Michael Lannan's Looking Is More Than Gay Sex and the City

The Entertainers: Michael Lannan's HBO series Looking is an honest glimpse at what it means to be young and gay. 

BY Neal Broverman

August 20 2014 11:00 AM ET

Michael Lannan, 36
Los Angeles
@michaellannan

At first glance, Michael Lannan’s Looking could be mistaken for a gay Sex and the City, but watch a few episodes and that description becomes wildly reductive. The earlier HBO show about young, single urbanites is fun and occasionally moving, though the characters never seem like actual people. Looking, a half-hour drama that sprang from the mind of 36-year-old Lannan, presents three gay guys we all know — or are.

The reality that Lannan depicts — he’s a writer, creator, and co–executive producer — was a little too real for some when the show premiered in January. “Boring” was regularly lobbed at the show at happy hours and via social media. It was surely tedious if you were searching for fake-looking gay sex as depicted on Queer as Folk and The L Word, or an exaltation of consumerism as shown on Sex and the City. The Looking characters, who all start the show south of 40, scare off dates, get fired, occupy humble apartments, and dress for the grocery store, not the book launch. The situations cooked up by Looking’s writers may not be flashy, but they’re recognizable. That’s a brave thing in 2014, even for HBO: Scripted TV is not known for treating the intricacies of young gay life with honesty or respect.

The characters sprouted from Lorimer, a script Lannan wrote about a group of young gay friends in Brooklyn “rambling around the city.” Working in TV and film production for eight years in New York — he now lives in L.A. — Lannan used his and his friends’ experiences as jumping-off points for the movie script. After HBO read and loved Lorimer, Lannan was matched up with acclaimed Weekend director Andrew Haigh and Bored to Death producer Sara Condon, who were both named executive producers. Soon the Lorimer guys morphed into Looking’s protagonists: three friends trying to figure out manhood in costly, cruisy San Francisco.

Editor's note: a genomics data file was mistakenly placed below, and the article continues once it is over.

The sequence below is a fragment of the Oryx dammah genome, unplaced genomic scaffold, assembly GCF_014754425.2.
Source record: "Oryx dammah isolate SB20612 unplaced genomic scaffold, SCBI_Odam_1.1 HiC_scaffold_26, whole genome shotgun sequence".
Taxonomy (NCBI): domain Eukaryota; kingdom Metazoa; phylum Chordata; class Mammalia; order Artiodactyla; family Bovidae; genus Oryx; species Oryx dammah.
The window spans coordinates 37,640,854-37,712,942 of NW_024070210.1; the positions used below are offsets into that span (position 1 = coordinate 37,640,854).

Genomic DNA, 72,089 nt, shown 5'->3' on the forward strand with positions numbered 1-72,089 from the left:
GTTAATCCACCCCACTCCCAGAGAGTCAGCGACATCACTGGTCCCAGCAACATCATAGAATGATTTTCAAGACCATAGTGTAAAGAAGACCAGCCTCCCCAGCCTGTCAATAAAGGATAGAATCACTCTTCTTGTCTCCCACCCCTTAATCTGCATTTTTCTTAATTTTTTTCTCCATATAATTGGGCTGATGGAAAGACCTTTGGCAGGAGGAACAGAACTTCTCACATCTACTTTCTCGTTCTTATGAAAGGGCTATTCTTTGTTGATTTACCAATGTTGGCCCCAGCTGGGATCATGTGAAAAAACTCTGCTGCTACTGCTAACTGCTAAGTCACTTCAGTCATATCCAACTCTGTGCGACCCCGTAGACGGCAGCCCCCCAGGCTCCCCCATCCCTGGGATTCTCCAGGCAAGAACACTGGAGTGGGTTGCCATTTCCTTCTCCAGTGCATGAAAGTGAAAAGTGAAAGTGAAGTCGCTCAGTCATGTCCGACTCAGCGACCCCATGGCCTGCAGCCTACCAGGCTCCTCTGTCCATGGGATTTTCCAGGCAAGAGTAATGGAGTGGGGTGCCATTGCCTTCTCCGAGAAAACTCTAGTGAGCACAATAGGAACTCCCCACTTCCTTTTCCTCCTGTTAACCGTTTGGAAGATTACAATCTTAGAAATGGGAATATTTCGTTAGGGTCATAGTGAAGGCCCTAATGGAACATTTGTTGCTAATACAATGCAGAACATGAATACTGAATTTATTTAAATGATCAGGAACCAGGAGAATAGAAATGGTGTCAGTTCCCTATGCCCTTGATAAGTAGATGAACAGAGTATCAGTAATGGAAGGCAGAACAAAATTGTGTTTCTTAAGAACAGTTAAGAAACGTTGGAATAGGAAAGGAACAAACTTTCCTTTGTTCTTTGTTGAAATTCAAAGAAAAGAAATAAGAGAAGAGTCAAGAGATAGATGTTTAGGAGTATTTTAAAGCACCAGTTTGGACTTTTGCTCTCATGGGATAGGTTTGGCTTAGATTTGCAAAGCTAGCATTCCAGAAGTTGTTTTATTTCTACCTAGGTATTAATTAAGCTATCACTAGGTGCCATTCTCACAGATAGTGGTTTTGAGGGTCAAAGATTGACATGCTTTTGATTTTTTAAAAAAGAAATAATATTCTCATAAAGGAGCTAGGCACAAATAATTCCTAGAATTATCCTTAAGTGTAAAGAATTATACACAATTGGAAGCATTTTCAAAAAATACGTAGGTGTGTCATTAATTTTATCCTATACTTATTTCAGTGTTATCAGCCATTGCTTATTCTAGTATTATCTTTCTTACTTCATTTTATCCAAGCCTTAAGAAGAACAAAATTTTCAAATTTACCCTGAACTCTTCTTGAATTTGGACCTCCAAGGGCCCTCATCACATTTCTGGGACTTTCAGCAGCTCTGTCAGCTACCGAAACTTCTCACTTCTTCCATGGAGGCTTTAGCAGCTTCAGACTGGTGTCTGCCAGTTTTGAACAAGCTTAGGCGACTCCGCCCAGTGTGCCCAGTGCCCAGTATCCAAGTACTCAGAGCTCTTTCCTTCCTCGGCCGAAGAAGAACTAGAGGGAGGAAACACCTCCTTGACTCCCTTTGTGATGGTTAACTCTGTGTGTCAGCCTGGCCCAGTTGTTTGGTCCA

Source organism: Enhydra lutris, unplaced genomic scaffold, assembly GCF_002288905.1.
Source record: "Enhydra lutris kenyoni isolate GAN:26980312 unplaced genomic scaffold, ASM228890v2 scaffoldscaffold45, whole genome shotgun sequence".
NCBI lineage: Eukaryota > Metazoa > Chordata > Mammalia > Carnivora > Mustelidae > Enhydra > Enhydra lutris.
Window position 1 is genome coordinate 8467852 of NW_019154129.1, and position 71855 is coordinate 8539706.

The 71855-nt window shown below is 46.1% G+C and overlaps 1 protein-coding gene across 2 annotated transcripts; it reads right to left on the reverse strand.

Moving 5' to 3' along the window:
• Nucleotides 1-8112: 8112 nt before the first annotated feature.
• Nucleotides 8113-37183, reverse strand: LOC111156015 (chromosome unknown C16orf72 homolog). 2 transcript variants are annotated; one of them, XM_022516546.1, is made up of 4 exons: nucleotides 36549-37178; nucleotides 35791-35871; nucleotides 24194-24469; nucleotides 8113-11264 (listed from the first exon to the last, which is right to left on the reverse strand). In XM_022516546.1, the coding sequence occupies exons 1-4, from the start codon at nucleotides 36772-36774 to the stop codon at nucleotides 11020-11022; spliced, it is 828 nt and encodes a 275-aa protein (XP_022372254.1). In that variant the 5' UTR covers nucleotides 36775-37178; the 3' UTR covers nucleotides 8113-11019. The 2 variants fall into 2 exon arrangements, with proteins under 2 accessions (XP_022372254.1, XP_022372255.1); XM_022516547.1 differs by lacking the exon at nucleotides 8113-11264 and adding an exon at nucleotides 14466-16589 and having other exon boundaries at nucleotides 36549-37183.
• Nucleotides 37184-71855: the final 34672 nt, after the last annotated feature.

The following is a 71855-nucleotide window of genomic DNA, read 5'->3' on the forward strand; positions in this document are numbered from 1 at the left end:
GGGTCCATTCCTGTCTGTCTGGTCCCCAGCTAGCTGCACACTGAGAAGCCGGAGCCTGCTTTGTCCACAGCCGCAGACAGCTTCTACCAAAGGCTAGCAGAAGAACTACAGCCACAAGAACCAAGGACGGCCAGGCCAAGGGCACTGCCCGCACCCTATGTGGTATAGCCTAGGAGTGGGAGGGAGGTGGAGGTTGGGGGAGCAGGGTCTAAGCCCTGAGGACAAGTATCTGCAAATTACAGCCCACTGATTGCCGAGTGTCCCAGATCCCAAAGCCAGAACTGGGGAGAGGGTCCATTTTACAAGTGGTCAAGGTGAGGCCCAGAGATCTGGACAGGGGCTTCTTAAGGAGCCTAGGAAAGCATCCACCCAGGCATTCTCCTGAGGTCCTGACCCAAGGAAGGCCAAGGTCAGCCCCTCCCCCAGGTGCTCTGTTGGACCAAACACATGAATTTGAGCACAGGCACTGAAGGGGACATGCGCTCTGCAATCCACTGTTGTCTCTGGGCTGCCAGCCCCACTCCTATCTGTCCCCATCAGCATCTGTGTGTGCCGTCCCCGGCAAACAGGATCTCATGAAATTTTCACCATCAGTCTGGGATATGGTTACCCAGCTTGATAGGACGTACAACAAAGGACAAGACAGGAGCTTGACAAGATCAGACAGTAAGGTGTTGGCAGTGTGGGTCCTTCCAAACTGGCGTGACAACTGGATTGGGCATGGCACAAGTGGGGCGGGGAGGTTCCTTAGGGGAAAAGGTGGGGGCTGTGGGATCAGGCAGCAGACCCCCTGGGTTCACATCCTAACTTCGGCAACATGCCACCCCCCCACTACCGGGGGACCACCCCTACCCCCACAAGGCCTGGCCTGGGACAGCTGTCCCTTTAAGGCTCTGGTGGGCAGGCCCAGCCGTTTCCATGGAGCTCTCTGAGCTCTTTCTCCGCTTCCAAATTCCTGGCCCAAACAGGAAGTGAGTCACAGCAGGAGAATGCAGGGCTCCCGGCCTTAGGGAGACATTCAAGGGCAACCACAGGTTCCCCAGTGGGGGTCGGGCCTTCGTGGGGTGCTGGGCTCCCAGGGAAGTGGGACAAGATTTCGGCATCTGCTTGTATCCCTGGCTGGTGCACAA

That is a similarity between Looking and SATC: Place is integral to story. Lannan admits that setting the show in San Francisco “seemed a little too obvious at first,” with it being so central to LGBT culture. But then the long history between gay men and San Francisco “felt like an exciting backdrop to tell stories about some very modern gay characters.”

None of Looking’s men are closeted; their aforementioned problems are not too different from those of their straight peers. Their gayness becomes an issue in more subtle ways, like perceived judgment from family members, commitment struggles between men, and internalized homophobia, a subtle theme that crops up often with Patrick, the main character played brilliantly by Jonathan Groff.

“I don't know if all gay people have internalized homophobia, but I think most probably deal with it at some point,” Lannan says. “Occasionally I even see it in myself when we're making the show. I wonder if we’re showing something too intimate or graphic, and then I realize that if that scene were between a man and a woman I wouldn't think twice about it.” 

Lannan is tight-lipped about what other themes may be introduced in the second season, which begins filming in a few weeks. Anticipation is high: A recent panel with the cast and crew at Outfest, the Los Angeles LGBT film festival, reportedly had a line stretching around the block on Sunset Boulevard. If that’s a lot of pressure, Lannan maintains his cool.

“It's impossible to make a show that represents an entire community, especially not one as diverse and dynamic as the LGBT community,” he says. “I hope the show is a mixture of entertaining and emotional, of provocative and inspiring. But above all I hope it feels truthful.”

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